According to a site called In Defense of Plants, "These peculiar mosses have earned themselves the common name Powder Gun Moss (Diphyscium foliosum). The reason for this lies in those strange sessile capsules. Unlike other mosses that send their capsules up on long, hair-like seta in order to disperse their spores on the faintest of breezes, the Diphyscium capsules remain close to the ground. In lieu of wind, a Powder Gun Moss uses rain. In much the same way puffball mushrooms harness the pounding of raindrops, so too do the capsules of the Powder Gun Moss. Each raindrop that hits a capsule releases a cloud of spores that are ejected into an already humid environment full of germination potential."
How cool is that!


It was also quite cool to see such fresh-looking shiny-green leaves of the Round-lobed Hepatica (Hepatica americana) from dozens of plants that dotted the steep hillside along the trail.  But lest you leap to the conclusion that these are new-sprung spring plants, these are actually the same leaves that sprouted last spring, just as the flowers were fading. They have persisted virtually all summer, fall, and winter and won't disappear until the new leaves sprout, following this year's blooms.



Bog Meadow Brook Nature Trail

Saturday was the most spring-like day of all this past week, with temps approaching 60 degrees under a mostly clear blue sky (before a late-afternoon downpour). I just had to take a walk under that sky! Choosing the nearby Bog Meadow Brook Nature Trail, I entered it via the eastern Meadowbrook Road trailhead, which led me directly toward a large sun-warmed shrub swamp. What a colorful scene it was, the sedge-tussocks rendered golden in the afternoon light, and abundant numbers of Red Osier shrubs made vivid with scarlet twigs.  


Poking up from amid the tussocks were numerous stalks of seed-cluster-topped Swamp Dock (Rumex verticillatus), a plant I've been trying unsuccessfully to collect for several years.  (A single plant can be seen in the center of this photo.) Our New York Flora Association Plant Atlas indicates that this plant is absent from Saratoga County, but that just means that no specimen has been contributed to state botanists for vouchering.  That could be because it is not all that easy to collect. During the warm months when the plant is in flower, I cannot really wade out and pick one amid the tussocks, where I would sunk to my knees in muck.  Also, during times of open water, the water here is mostly too shallow to allow for paddling. And even when the standing water here is mostly solidly frozen, the ice around the base of the tussocks is usually too weak to bear my weight. (Plus, winter-collected specimens promptly shed their seeds in the pressing process.) I just keep hoping that someday a blooming Swamp Dock plant will grow within grabbing distance from the shore.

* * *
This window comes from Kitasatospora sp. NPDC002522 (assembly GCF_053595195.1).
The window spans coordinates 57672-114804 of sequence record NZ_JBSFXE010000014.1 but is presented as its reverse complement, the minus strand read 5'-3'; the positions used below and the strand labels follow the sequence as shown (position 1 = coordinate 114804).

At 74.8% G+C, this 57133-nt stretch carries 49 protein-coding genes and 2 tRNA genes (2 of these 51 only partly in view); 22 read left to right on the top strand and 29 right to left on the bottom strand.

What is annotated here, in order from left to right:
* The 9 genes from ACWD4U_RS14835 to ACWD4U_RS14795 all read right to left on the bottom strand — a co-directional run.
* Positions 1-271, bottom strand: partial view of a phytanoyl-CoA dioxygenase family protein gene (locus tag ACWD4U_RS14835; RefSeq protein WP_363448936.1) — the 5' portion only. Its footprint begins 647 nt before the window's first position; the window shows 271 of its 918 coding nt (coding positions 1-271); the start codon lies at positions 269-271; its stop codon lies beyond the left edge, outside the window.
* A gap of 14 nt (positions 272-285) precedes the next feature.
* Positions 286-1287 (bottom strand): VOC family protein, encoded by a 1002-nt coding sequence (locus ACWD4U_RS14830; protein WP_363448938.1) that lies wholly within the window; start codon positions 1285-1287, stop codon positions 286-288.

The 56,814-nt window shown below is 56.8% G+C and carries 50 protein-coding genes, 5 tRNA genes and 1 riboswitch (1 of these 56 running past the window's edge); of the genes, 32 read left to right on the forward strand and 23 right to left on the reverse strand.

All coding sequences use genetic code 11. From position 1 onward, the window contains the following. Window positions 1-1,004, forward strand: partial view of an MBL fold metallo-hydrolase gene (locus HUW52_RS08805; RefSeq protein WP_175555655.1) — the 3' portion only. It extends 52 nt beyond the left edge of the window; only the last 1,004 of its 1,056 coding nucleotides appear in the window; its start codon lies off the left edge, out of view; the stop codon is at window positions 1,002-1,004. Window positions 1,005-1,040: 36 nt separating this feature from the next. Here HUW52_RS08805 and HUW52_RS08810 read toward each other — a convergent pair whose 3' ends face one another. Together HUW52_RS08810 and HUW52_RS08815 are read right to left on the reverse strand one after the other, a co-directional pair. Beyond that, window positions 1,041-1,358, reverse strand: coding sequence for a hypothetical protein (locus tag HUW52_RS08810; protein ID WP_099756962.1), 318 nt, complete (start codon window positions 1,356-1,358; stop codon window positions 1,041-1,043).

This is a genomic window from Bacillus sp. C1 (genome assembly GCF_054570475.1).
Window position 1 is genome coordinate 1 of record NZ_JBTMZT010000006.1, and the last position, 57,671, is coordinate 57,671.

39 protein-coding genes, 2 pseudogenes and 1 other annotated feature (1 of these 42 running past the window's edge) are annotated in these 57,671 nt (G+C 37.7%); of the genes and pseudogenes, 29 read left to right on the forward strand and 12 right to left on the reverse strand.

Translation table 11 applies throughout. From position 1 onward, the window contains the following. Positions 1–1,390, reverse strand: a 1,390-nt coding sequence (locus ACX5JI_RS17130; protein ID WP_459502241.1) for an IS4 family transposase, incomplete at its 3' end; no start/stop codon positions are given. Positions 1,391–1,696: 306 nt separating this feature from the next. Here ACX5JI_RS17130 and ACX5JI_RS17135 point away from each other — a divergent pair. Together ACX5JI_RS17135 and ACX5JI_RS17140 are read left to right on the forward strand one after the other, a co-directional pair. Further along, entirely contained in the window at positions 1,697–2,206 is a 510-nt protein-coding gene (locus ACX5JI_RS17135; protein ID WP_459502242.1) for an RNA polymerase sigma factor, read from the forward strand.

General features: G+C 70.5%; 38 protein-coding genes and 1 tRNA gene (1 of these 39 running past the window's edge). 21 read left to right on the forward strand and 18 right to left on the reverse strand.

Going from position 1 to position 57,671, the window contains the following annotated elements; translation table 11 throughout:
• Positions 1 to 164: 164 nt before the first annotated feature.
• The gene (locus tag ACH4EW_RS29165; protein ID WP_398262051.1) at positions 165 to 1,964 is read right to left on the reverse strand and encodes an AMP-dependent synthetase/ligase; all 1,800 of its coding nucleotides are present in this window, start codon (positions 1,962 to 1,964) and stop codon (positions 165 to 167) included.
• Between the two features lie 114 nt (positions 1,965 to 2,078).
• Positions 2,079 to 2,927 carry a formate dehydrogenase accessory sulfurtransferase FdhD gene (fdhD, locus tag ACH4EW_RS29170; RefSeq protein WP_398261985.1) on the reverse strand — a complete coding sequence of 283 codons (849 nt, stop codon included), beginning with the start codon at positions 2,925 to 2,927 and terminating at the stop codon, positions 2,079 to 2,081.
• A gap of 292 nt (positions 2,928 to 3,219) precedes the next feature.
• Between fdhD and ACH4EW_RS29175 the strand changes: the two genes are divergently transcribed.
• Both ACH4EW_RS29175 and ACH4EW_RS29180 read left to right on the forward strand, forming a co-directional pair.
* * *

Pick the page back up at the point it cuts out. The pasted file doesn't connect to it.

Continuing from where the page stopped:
As for this day, I had another quest.  Would I be able to find the pods of a tiny orchid called Loesel's Twayblade (Liparis loeselii) amid the jumbled dry vegetation along this trailside creek?  I know where this orchid grows, but its pods are small and the same dead-grass color as everything else that grows here.  But believe it or not, this little native orchid's presence is easier to locate now than it will be in June, when its tiny yellow-green flowers will be virtually undetectable amid all the other, now much taller, greenery.



And find it I did! Lucky for me, these two  Loesel's Twayblade seedpods were visible against a deep-shaded background.  Against a tangle of similarly colored grasses, two other plants only revealed their presence after I stooped to photograph these.



Monday, February 5, 2024

Spring is NOT here yet! But neither is real winter.

Skunk Cabbage already in bloom?!!!  Some friends from the Albany area are posting Facebook photos of Skunk Cabbage already in full flower, about 40 miles south of Saratoga Springs.  Well, why am I not surprised?  The beautiful snowy forest I pictured in my last post is now nearly completely bereft of snow, and every day this week will be sunny with temps quite a bit above freezing. But still!  It is still way too early to expect to find this first flower of spring in actual bloom.  We haven't even had any real winter yet. But that didn't stop me from heading over to the Orra Phelps Nature Preserve in nearby Wilton to check on the hundreds of Skunk Cabbage plants that grow there.

There was still a bit of patchy snow on the ground at Orra's, but the creek was running freely, with only a few persistent icicles adorning the limbs hanging over the rushing water: